Hotels are competing for your business and most customers make the choice to stay somewhere based on several factors. A choice to stay somewhere goes way beyond recommendations, pricing and availability. It is all about the amenities, branding, reputation and presence. Presence can be in marketing, social media and location. The hotel that lacks presence is probably one to be avoided. This is a hotel that doesn't offer a decent website, have posted reviews/ratings or interact with its potential and existing customers. If a hotel has a website, a Facebook page and is placed in a popular destination people who have stayed will begin to speak on it. When looking for a hotel in a particular location or browsing online sites you will see these ratings and reviews. A lot of people depend upon the opinions of others. They are looking for specific details about the hotel, the accommodations etc. You should be utilizing these customer driven tools to not only pick your hotel but return the favor after you stay. Sort of like take a penny, give a penny. There are so many ways to provide feedback so it doesn't have to be tedious. You can review a hotel through a booking site, the hotels website or a travel site that thrives on customer submitted reviews. Just keep the audience front of mind when creating your review.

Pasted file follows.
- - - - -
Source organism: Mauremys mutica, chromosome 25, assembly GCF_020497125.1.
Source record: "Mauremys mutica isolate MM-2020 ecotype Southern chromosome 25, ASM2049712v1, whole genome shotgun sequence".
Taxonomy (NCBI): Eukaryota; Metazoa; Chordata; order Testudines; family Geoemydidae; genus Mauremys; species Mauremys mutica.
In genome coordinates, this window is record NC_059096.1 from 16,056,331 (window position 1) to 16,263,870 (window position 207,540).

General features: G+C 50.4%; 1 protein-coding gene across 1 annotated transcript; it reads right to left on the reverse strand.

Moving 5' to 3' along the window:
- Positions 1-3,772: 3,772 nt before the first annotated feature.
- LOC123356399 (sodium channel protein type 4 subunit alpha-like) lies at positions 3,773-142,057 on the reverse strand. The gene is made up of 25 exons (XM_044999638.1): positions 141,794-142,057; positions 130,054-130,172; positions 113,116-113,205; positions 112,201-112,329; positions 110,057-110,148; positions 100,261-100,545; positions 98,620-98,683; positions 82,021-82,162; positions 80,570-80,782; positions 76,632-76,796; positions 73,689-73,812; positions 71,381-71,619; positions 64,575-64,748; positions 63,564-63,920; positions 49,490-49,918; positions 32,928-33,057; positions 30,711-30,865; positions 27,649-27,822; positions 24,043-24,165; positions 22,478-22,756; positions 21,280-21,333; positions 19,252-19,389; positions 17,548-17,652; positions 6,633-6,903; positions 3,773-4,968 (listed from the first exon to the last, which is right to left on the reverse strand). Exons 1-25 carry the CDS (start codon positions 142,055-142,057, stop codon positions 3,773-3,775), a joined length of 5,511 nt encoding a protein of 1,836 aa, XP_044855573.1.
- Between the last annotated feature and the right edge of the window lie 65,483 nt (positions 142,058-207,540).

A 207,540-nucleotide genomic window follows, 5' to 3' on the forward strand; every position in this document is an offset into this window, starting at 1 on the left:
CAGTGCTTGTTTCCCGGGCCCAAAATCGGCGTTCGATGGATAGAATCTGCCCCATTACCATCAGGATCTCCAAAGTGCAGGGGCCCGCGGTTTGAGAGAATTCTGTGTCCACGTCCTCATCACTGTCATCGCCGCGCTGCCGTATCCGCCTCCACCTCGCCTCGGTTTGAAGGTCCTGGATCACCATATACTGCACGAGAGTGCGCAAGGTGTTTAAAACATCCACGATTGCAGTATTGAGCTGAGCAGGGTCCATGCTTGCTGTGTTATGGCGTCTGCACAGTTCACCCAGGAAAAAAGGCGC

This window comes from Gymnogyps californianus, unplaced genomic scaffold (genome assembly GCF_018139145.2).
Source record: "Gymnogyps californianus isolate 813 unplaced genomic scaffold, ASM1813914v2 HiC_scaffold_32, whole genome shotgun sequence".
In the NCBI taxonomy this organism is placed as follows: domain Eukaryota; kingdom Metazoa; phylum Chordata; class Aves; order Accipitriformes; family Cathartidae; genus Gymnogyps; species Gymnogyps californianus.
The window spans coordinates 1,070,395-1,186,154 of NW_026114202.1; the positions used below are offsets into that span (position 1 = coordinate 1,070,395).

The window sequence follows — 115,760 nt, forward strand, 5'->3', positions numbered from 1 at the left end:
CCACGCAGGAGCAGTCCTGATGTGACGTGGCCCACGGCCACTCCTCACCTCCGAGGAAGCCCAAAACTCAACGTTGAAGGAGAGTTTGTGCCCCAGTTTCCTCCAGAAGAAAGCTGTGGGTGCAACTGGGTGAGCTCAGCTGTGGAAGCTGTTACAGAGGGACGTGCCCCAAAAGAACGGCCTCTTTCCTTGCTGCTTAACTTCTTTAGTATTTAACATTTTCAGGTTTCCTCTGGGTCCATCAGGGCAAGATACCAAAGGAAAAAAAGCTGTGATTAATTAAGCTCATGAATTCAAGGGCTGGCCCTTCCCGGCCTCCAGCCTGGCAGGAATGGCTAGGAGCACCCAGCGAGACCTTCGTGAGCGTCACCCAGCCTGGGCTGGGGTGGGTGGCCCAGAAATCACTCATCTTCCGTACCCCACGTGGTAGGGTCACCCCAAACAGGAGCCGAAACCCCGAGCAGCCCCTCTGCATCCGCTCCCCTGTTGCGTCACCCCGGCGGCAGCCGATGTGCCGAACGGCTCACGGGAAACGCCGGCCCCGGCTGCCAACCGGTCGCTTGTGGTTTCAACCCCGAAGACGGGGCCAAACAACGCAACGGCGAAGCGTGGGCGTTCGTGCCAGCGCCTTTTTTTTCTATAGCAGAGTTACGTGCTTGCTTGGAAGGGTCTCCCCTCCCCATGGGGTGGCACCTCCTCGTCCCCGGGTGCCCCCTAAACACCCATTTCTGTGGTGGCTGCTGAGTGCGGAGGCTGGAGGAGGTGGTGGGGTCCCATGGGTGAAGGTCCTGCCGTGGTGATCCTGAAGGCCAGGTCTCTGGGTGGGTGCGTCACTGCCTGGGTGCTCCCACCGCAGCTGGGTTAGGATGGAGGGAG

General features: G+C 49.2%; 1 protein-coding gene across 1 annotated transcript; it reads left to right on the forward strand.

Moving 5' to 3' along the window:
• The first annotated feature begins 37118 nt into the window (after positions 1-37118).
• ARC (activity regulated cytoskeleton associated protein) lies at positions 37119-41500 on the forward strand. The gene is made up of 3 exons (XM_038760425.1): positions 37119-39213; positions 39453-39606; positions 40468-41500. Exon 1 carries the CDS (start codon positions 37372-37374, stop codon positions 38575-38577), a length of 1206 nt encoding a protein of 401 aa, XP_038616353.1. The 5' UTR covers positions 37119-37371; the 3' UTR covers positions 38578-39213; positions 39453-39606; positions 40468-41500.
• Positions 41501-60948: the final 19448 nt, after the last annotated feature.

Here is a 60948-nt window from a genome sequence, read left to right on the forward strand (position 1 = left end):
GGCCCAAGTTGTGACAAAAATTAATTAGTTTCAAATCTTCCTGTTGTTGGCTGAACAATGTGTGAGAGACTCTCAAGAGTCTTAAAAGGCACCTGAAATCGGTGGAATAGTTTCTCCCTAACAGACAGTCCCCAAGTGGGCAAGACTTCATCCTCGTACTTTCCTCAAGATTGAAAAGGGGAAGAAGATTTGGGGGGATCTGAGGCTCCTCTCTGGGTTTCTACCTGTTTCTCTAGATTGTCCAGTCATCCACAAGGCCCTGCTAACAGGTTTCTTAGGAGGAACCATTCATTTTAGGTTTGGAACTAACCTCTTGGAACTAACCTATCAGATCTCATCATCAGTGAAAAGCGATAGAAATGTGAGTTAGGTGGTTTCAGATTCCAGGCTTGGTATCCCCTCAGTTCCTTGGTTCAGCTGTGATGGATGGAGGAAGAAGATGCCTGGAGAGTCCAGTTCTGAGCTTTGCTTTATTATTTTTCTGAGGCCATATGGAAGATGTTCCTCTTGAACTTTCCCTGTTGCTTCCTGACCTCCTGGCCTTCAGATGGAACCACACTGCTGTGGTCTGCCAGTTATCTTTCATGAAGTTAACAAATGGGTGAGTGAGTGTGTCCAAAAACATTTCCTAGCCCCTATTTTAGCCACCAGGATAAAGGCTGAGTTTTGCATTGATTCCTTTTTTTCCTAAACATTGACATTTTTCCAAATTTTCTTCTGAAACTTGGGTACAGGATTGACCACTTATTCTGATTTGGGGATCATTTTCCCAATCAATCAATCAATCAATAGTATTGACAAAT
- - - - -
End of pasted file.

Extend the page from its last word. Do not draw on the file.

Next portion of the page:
Typically your review isn't seen by the hotel itself only prospective customers. So if you have complaints or a compliment, you should direct it to someone at that hotel and preferably in the moment. Also most review platforms don't assist you with writing. Unlike surveys there are no talking points, multiple choices or parameters. A review is all in your words and it may take a bit of your time to summarize your stay. You may also have a character minimum or limit which will affect your thought process. You really want to highlight the highs and lows of your experience and keep it brief. If you traveled on business and features for business customers were lacking - speak to that. If the hotel catered to families make sure to highlight what made it best for you and yours. If there was no romance or ambiance for couples explain how that affected your special trip. Some review sites also offer photo uploads. If you have photos worthy of submission upload them along with your written review. Again, remember your audience so stick to images that are clear and recognizable. Most people are comparing hotel provided images against real photos of accommodations. You don't want to take pictures of things that only applied to you or that don't speak to a future stay i.e. pictures of your personal possessions in the room or an image of something that could have been addressed like a missing toiletry.